RFP Will Start U.S. Navy’s UCLASS Design Process
The U.S. Navy will likely issue a request for proposals (RFP) in the coming weeks for a 10-month preliminary design phase of the unmanned carrier-launched airborne surveillance and strike system (UCLASS) program, according to Lockheed Martin, one of the interested contractors.
The RFP will set in motion a new unmanned aircraft system (UAS) development that has attracted interest from Lockheed Martin, Boeing, Northrop Grumman and General Atomics, but that has only slowly come to fruition since the Navy issued a request for information (RFI) three years ago. The Navy specifies a UCLASS system that will provide “persistent, unmanned semi-autonomous, carrier-based” intelligence, surveillance, reconnaissance, targeting and strike capabilities. Four to six air vehicles would operate from a carrier to support two 24-hour orbits. Limited fleet operational use is planned in 2018.
Bob Ruszkowski, Lockheed Martin director of UCLASS program development, said the UCLASS system will be the first operational UAS to be launched and recovered from an aircraft carrier. It will also be armed for “light strike” capability with a weapon such as the 500-pound joint direct attack munition. These factors distinguish the UCLASS program from the Navy’s separate unmanned combat air system demonstration (UCAS-D) featuring Northrop Grumman’s X-47B. However, contractors should receive government-furnished information from the UCAS-D program to help facilitate the UCLASS development, said Ruszkowski, who spoke during the Lockheed Martin press day on May 14.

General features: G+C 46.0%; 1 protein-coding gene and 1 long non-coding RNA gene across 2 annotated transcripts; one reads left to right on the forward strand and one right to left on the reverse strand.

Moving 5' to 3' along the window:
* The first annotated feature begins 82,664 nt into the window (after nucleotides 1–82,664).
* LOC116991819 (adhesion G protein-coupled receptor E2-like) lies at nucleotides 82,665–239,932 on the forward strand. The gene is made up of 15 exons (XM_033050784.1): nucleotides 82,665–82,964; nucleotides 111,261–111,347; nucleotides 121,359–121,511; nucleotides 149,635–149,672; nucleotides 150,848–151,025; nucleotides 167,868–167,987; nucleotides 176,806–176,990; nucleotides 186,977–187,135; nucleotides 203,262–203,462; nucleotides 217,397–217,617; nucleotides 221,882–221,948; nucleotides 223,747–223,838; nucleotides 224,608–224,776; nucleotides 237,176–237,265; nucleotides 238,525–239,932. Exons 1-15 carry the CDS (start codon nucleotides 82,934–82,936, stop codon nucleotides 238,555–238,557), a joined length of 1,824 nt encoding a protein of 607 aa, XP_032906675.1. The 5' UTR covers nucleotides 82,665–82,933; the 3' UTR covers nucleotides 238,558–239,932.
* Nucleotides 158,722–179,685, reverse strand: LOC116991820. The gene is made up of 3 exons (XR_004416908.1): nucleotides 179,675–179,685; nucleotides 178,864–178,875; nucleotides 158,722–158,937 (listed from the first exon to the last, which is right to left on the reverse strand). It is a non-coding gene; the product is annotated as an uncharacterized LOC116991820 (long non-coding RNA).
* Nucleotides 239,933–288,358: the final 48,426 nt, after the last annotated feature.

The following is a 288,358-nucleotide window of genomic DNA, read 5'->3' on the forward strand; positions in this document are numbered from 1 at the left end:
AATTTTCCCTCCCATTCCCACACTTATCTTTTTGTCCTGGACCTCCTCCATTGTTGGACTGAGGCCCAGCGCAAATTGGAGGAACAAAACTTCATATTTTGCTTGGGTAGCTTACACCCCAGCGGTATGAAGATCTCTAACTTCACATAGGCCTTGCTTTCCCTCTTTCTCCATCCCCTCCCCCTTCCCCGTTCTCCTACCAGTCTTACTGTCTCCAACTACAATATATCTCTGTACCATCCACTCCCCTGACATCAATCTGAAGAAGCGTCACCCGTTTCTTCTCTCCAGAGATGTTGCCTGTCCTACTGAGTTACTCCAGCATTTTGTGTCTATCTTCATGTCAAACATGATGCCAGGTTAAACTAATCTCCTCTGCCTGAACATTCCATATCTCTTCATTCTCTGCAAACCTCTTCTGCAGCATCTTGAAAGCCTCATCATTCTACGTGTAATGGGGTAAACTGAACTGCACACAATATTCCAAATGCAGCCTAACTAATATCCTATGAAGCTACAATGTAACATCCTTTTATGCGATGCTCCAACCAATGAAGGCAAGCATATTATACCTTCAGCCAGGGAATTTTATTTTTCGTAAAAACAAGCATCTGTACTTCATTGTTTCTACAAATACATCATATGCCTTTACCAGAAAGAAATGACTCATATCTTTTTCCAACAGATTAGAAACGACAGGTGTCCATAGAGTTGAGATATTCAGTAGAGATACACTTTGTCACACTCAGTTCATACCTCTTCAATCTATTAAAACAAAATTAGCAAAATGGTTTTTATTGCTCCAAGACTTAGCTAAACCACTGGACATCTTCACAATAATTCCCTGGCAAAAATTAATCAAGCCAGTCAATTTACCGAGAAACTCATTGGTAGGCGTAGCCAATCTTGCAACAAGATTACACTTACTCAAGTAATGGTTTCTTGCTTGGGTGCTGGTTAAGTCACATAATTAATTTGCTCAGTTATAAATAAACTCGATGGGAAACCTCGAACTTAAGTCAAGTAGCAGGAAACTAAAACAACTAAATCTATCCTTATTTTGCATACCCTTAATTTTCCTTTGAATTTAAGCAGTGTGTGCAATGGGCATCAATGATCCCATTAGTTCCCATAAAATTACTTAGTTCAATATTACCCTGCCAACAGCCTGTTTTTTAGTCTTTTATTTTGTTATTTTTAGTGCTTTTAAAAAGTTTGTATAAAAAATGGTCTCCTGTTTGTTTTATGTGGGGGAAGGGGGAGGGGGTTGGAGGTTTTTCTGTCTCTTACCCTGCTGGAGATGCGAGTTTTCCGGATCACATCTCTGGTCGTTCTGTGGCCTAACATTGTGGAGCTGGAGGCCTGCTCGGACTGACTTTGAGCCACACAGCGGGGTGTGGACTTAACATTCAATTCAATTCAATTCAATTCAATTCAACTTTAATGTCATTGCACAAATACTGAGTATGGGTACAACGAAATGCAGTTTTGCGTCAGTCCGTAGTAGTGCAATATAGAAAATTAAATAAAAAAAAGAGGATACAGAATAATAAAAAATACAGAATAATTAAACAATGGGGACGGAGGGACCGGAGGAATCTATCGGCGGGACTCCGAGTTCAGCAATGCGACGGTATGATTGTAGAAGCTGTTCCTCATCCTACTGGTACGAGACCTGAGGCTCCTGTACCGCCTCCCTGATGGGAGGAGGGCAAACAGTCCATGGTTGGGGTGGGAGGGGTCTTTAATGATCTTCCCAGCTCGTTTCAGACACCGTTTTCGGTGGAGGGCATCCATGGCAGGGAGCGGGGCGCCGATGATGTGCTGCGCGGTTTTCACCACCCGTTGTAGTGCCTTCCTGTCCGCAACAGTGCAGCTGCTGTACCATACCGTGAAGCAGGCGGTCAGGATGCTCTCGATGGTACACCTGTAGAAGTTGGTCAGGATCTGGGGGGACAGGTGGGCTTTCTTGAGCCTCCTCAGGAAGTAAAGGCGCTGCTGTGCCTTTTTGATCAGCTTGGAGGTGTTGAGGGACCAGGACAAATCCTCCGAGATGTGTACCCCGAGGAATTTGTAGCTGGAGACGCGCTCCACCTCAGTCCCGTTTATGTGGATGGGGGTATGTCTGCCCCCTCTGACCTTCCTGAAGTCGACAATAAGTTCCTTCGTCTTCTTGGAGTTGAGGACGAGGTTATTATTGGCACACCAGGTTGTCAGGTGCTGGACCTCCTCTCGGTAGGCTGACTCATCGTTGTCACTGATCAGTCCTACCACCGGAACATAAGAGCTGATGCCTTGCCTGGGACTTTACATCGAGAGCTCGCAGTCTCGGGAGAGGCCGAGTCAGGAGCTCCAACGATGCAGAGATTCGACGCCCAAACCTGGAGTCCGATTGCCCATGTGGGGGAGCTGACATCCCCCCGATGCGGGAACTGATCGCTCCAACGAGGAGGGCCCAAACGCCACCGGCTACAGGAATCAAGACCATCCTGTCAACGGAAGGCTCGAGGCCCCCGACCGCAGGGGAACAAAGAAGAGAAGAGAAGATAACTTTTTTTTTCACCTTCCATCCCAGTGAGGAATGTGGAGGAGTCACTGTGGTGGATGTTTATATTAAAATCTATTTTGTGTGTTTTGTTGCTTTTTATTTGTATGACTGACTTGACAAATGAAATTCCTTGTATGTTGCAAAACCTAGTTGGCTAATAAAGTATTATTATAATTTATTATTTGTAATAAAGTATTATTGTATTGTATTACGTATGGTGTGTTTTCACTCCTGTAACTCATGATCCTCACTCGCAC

Northrop Grumman would appear to have a leg up in the competition with the X-47B, which accomplished its first catapult launch from the carrier USS George H.W. Bush on May 14. Lockheed Martin Skunk Works in Palmdale, Calif., has advanced a flying-wing design drawing from the company’s RQ-170 Sentinel UAS and the F-35C Joint Strike Fighter. General Atomics proposes the Sea Avenger, a carrier-based derivative of the jet-powered Predator C Avenger. Boeing will likely propose its Phantom Ray air vehicle, which is based on the X-45 that competed for the UCAS-D program.
The Navy issued an RFI in March 2010 to identify potential industry sources for UCLASS systems. The notice called for “carrier-based, low-observable UAS concepts, optimized for irregular and hybrid warfare scenarios [and] capable of integrating with manned platforms as part of the Carrier Air Wing by the end of 2018.” This March, the service said that it intends to award firm fixed-price contracts for four preliminary design reviews (PDR). It said all four contractors “have credible, existing, comprehensive UCLASS design solutions” that will be ready for PDR evaluation by the third quarter of Fiscal Year 2014. The program also includes control system and carrier segment elements that will be developed concurrently. The Navy is expected to “down-select” to one aircraft platform at the conclusion of the PDR phase.
Ruszkowski said the three-year span from the Navy’s original RFI to the PDR phase has allowed contractors to flesh out their concepts. “What’s not as helpful,” he said, is that contractors have only recently seen draft specifications. “To have the specifications in hand a couple of months before the preliminary design phase starting puts us in a little bit of a difficult situation. We can manage through it,” he said.